Bottling Tips and Wine Judge Etiquette

Q I think it’s almost time to bottle my wine (a 2021 Chardonnay that has completed malolactic fermentation — although this is my first wine ever, so I’m not totally sure) and I have to admit I’m a little intimidated by the process. I’m planning to rent a hand corker and have my bottles and corks ready to go. I also have a couple of friends who are willing to come over to help. How do I know when it’s time? The day-of bit is also what I’m worried about. Can you give me a checklist of things I should do leading up to my “bottling run” to help me get ready?

Emily Rodgers
Wenatchee, Washington

Bottling day gets easier with equipment upgrades and practice. But whether your first or fiftieth bottle run, certain fundamentals need to always be followed. Photo by Brett Cook

A I totally get it! There are some great articles about bottling in the WineMaker article archives at www.winemakermag.com. Though it’s a topic my fellow authors have covered before, I certainly can still give you some of my own insights as well as a checklist which is based on what I use when I’m prepping to bottle my own wines at Plata Wine Partners in Napa, California.

The first step is to determine when it’s time to bottle. Sometimes the wine just has to “do its thing” and you just have to pay attention. Since you’re dealing with a white wine like Chardonnay and it’s vintage 2021 (as I’m writing this, it’s the end of May 2022), chances are that it’s ready to go. Whites and rosés almost always need less aging time than reds, with unoaked styles (like Pinot Grigio) needing the least time.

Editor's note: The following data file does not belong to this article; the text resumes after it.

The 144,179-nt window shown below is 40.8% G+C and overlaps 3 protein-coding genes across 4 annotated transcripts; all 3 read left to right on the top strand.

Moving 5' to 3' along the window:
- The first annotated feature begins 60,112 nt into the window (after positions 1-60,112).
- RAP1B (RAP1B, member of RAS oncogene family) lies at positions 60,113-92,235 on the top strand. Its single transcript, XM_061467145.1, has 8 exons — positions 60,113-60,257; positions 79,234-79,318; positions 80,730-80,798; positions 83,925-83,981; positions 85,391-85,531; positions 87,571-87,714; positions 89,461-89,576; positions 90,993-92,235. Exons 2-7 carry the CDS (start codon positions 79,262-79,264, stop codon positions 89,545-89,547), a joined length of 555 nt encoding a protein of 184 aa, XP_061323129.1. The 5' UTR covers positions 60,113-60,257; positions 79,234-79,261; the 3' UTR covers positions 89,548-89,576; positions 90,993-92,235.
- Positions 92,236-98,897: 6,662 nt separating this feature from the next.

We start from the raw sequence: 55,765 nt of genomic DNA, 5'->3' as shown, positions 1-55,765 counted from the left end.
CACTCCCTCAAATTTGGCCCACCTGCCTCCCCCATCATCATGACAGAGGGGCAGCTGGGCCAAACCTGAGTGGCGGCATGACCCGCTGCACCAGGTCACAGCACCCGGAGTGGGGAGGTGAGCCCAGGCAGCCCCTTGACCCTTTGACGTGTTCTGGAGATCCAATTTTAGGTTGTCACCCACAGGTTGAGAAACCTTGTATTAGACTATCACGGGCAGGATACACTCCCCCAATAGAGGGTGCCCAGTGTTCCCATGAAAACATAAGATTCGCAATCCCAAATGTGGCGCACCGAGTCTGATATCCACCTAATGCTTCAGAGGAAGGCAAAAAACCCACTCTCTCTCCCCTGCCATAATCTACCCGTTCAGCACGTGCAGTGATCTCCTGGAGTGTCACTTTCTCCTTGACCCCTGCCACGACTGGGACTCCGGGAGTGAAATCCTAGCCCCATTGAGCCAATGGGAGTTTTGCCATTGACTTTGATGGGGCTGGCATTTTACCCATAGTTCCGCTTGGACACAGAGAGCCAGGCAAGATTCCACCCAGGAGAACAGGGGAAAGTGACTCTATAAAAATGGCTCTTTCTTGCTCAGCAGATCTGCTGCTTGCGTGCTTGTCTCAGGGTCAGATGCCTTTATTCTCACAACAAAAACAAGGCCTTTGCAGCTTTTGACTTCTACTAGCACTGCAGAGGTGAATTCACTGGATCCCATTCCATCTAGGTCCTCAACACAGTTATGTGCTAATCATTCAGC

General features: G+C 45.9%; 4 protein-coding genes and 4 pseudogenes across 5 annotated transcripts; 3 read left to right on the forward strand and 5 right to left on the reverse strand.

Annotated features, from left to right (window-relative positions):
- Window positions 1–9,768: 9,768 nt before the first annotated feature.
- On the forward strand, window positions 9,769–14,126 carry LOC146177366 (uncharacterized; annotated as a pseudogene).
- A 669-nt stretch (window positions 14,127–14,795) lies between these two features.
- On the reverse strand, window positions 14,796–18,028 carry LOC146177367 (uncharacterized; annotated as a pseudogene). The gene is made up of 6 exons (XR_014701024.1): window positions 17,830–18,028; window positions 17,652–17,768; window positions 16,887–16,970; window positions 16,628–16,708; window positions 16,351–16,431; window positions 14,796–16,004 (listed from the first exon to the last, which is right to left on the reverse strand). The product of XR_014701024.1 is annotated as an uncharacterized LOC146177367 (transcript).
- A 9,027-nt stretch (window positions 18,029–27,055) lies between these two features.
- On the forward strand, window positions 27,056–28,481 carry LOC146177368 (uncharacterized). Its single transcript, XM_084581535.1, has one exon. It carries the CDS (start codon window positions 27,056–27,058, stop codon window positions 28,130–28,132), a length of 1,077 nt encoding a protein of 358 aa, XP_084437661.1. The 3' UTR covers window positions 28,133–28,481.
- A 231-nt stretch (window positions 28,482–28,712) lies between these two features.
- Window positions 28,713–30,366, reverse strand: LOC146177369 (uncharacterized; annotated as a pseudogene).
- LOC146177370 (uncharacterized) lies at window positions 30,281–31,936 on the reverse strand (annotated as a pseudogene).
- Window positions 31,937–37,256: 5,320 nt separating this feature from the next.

All fermentations are complete

Unless you want bubbles appearing in the bottle later, make sure your wine is dry (I usually go with less than 0.2% residual sugar as the benchmark) and your malolactic fermentation (MLF) is either complete or has been arrested by adding a good dose of potassium metabisulfite (sulfite).

A lack of flaws

It should go without saying that the time to deal with any flaws or issues is before bottling. Wine that is too tannic needs more time or a protein-fining agent. Wine that is too sour needs to either a) finish MLF or b) be deacidified with potassium bicarbonate or potassium carbonate. Sometimes you can hide minor flaws by bringing in some other wine to blend. However, be careful of trying to hide a truly flawed wine by adding too much of your good stuff; I always say, “Never blend a loser.”

The wine is clear

Has the wine “fallen bright,” i.e. it’s not cloudy or turbid? If your Chardonnay is still hazy, try adding some bentonite or another fining agent to help drop out the solids. More on this later in this reply.

Flavors and aromas are developed

Wine that is bottle ready “smells like wine” (sorry, I know that sounds obvious) and not like an active fermentation. The oak that you may or may not have added should be smelling and tasting integrated, like it’s a natural part of the wine and not just “laying on top.”

The wine is stable

“Stable” may be somewhat subjective and is a term that definitely exists on a spectrum. For reds, what I mean by stable is that fermentation and microbial activities are all complete, the wine is clear, the flavors and aromas have developed as mentioned earlier, and importantly, no more solids are falling out of solution. Presumably the wines have been racked off heavy solids at least twice within the first six months of life or so. Keep in mind most commercial fine red wines are bottled with at least one year of aging, often with a good 18 months in barrel. White and blush wine bottling dates are a lot more subjective and their timelines vary quite a bit. Unoaked styles that rely on their freshness for their charm, like Pinot Grigio and most rosés, can be bottled very soon after dryness. With added fining to drop out lees and filtration for clarity, it’s possible to have bottle-ready dry white wine within three months or so of harvest. Chardonnays, I tend to find, take more time. They rely on time on lees and often on oak in order to get to a satisfying style that is varietally and traditionally correct, but we are still only talking about a matter of months.